The legal aid system is in danger of collapsing unless the government increases its funding, warns Te Kāhui Ture o Aotearoa New Zealand Law Society.
Former Bar President Tiana Epati hopes there will be good news in this month’s budget for the legal aid system.
The lead lawyer said hourly rates for legal aid work had not changed since 2008 and were about half of what a Crown prosecutor or independent lawyer receives.
“As a result, there has been an exodus of lawyers willing and able to offer legal aid,” Epati said.
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The Bar last year commissioned an independent report from Colmar Brunton, which surveyed nearly 3,000 lawyers on “access to justice”.
Three-quarters of the lawyers who participated said they had to turn away legal aid applicants because they didn’t have the time or because their firms had reached capacity for the legal aid clients they could afford.
Epati said the national survey showed the extent of the problem, with thousands of people struggling to get legal representation with potentially life-changing consequences.
With Covid-19 making the situation even worse, Epati said, the Law Society wants the government to step in and help. “Aotearoa New Zealand’s legal aid system is collapsing,” she said.
Epati was elected President of the Bar in 2018 and last month officially concluded her term in the position. She was replaced by Jacques Lethbridge.
Lethbridge said the Law Society has long advocated for increased funding for the legal aid system.
“Equal access to justice is fundamental to the rule of law,” she said. “The Law Society’s access to justice survey last year found that 20,000 Kiwis had been denied legal aid representation in the previous 12 months.
“This is not acceptable to me or anyone in the law. A structural change is needed in our legal aid system and fast.
Lethbridge said key findings from the access to justice survey included:
- On average, legal aid lawyers were unpaid for half of the hours they spent on their last legal aid case.
- Only 15% of legal aid lawyers were fully paid for the time spent on their last legal aid case, while one in three were unpaid for more than half of their time. dedicated to his latest legal aid case.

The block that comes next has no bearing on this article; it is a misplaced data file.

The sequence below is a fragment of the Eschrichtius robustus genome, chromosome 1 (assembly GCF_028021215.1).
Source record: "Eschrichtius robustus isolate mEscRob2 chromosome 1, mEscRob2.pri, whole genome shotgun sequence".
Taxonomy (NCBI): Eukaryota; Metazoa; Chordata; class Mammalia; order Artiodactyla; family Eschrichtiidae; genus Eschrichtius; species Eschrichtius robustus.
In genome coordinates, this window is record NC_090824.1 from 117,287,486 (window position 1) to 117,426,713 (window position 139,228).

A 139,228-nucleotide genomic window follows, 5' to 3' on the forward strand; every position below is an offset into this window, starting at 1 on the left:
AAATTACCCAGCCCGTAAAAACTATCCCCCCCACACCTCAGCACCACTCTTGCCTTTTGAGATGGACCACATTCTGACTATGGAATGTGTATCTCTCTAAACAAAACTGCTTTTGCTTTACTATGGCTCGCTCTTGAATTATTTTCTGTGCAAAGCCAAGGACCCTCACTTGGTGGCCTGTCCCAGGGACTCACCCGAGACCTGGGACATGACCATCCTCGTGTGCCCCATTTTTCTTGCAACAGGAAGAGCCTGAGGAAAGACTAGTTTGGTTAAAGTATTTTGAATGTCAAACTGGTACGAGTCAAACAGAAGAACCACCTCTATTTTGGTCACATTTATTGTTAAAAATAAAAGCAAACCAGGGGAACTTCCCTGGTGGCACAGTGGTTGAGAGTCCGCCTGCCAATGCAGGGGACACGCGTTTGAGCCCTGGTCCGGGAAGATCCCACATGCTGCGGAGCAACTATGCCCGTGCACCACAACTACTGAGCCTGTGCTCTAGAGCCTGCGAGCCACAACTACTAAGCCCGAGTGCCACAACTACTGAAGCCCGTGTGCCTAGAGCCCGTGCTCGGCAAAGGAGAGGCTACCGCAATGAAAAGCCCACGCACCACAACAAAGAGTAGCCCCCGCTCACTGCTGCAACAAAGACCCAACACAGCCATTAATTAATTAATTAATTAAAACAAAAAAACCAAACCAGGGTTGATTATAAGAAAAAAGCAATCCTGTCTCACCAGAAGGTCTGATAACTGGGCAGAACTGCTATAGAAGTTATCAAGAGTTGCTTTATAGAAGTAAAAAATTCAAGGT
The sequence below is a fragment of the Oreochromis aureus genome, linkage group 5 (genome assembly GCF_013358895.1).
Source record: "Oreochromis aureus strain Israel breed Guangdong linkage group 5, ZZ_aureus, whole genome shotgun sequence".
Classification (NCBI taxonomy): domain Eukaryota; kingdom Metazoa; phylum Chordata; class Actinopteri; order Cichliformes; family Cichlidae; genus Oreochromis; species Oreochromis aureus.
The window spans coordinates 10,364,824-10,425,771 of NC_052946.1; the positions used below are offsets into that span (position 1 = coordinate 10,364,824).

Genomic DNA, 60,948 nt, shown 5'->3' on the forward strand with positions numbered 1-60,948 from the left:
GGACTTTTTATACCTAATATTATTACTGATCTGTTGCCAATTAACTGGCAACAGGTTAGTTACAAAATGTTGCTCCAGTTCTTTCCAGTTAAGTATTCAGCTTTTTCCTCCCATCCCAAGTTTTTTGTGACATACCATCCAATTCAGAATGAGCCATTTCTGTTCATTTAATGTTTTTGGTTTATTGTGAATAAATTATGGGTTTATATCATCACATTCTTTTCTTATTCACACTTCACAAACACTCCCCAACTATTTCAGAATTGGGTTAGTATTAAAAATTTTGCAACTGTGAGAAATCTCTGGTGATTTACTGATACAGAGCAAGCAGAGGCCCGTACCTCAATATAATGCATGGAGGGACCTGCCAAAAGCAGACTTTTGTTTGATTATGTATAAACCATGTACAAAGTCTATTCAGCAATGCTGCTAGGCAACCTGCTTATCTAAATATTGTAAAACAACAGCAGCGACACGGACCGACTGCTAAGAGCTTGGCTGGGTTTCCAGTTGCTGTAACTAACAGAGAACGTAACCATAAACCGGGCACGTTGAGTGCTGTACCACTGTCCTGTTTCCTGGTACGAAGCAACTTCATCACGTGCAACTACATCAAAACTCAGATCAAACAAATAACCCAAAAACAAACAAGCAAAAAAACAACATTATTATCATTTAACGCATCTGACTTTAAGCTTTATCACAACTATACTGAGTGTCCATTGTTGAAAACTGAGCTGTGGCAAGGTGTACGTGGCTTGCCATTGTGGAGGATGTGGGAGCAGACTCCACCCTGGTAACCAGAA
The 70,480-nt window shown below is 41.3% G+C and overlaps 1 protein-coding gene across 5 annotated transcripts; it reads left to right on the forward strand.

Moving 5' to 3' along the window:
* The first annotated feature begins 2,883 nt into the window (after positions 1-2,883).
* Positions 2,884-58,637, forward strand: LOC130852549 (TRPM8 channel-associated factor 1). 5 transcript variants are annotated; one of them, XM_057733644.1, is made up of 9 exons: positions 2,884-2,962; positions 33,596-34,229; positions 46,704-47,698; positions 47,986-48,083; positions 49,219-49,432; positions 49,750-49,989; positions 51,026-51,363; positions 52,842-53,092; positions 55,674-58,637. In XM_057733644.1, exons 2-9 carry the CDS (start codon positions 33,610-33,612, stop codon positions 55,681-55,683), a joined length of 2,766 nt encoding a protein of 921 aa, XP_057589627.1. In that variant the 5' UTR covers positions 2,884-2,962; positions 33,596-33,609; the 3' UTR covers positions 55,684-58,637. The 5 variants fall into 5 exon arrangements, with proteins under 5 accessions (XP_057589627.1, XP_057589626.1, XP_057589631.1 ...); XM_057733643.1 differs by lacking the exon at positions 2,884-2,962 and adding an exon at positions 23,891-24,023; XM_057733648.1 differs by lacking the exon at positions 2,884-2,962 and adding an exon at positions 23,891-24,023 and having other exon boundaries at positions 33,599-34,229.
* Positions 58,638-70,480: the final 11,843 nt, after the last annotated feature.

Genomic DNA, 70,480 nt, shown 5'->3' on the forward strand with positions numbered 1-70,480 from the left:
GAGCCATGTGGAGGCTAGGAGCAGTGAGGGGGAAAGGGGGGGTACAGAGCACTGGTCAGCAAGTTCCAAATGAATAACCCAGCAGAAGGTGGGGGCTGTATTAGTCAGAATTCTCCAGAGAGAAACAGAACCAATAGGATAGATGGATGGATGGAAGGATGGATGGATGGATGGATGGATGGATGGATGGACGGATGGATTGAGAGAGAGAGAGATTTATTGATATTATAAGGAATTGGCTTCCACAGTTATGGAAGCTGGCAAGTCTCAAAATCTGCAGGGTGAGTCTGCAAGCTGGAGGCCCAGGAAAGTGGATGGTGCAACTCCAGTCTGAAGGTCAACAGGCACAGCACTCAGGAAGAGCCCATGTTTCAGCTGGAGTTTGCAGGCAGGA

- Legal aid lawyers work 50 hours per week compared to 46 hours for those who do not provide legal aid. On average, that was 11 hours more than the number of legal aid lawyers.
- 25% of legal aid lawyers said they plan to do less legal aid work or quit altogether in the next 12 months.
- The main reason for wanting to do less legal aid work was inadequate compensation.
- Half of the lawyers surveyed rated the justice system as bad or very bad at providing everyone in Aotearoa with access to justice.
“Lawyers undertaking legal aid work are deeply committed to ensuring fair and equitable access to justice,” said Lethbridge. “The fact that these practitioners are not ready to continue is indicative of a system that desperately needs both structural change and better support.
“Covid-19 has increased delays throughout the justice system, compounding access to justice issues that will not be addressed without better resources for a chronically underfunded system.
“The Law Society has asked the government to introduce a substantial overall increase in legal aid compensation in the 2022 budget to at least stem the flow. This includes better funding for junior lawyers to support legal aid seniors.
Without this funding, the problem was compounded because junior lawyers were the senior lawyers of the future, Lethbridge said, succession was fundamental to a well-functioning justice system.
“We will continue to advocate for increased legal aid and systemic change to the legal aid system. Legal aid pay has languished, having not been reviewed for more than a decade, and with it the prospects of access to justice for ordinary Kiwis.
“No citizen is immune from contact with our judicial system. When engaged in this system, everyone deserves the right to access quality legal advice and representation, regardless of their circumstances.
“Aotearoa New Zealand has a proud history of wanting a court system that ensures people are well represented, which is what is at the heart of these needed changes to legal aid,” Lethbridge said.
Separately, Epati was arrested by security at the Gisborne courthouse on Monday. In an Instagram post, Epati said the incident unfolded on May 2 when a security guard mistakenly identified her as a client rather than a lawyer.
“So it finally happened. I was mistaken for a criminal defendant this morning as I walked into court,” the 46-year-old former Crown prosecutor wrote.
“Held by security and asked for my name on the [court appearance] listing. I thought I’d include a selfie to show that I was also wearing one of my best suits. #no words”
Samoan Epati hails from Falealupo and Sale’imoa and was elected President of the Law Society in 2018, becoming the first Pasifika and youngest leader in the governing body’s 125-year history.
Following the courthouse confusion, Epati told TheCoconet.TV that she realized pretty quickly that “the security guy thought I was a defendant and I said really loud, you know that I am a lawyer, yes?”
“Oh no, really sorry,” replied the guard. I wasn’t so shaken. No longer struggling to understand how a well-groomed brunette woman wearing an Issey Miyake suit and carrying a folder could be the accused.
“And that a Maori security guard in Gisborne could make that mistake.”
Epati is also president of the Gisborne branch of the NZ Law Society.